The Watts-Strogatz model describes a mechanism of generating small-world networks.

The idea is to start from a ring network in which each node is connected a fixed number of its closest neighbors. After that, a rewiring is performed in which each link present in the network has a probability $p$ of changing one of its endpoints to a new random node. The closer $p$ to 1, the more random is the network.

Is there a similar small-world model for bipartite graphs? That is, is there a mechanism for generating random bipartite graphs that possess the usual properties of small-world networks (a.k.a., the maximum of the minimum distance between any pair of nodes scales no higher than as the logarithm of the number of nodes)?

  • $\begingroup$ Currently I have the idea of using two initial rings (top and bottom) instead of one, such that edges connect nodes from different rings. Then each node from the top ring is connected to a fixed number of its "closest neighbors" in the bottom ring. The rewiring step is the same as in the Watts-Strogatz model, only that each rewired links still connect top nodes to bottom nodes. $\endgroup$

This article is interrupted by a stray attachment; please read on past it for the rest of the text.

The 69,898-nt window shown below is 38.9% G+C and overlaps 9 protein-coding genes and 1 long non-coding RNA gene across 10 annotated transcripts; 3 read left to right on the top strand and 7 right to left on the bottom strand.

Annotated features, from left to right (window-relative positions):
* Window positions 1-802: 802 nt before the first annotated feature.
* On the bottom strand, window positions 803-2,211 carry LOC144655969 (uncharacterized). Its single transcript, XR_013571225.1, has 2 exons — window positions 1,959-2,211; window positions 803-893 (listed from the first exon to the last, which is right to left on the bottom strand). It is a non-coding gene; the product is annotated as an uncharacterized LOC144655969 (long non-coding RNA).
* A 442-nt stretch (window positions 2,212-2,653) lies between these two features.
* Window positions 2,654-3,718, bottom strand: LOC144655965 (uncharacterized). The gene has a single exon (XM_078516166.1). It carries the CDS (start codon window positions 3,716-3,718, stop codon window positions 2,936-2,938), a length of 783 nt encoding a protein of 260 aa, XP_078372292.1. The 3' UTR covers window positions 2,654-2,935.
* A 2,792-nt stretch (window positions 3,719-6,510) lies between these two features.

– becko
    Jul 4 '14 at 0:35
  • $\begingroup$ Sounds good to me. Did you try that? BTW, you might want to have a look at this proposal: area51.stackexchange.com/proposals/61500/network-science $\endgroup$ Jul 4 '14 at 10:46
  • $\begingroup$ goldreich 1-way function built out of bipartite graphs seems to have interesting but so-far unanalyzed graph properties. wonder if it could be small world or scale free for some choice of parameters. also expander graphs maybe have some overlap or relationship with either small world or scale free graphs for some parameters? $\endgroup$
    – vzn
    Jul 8 '14 at 20:32

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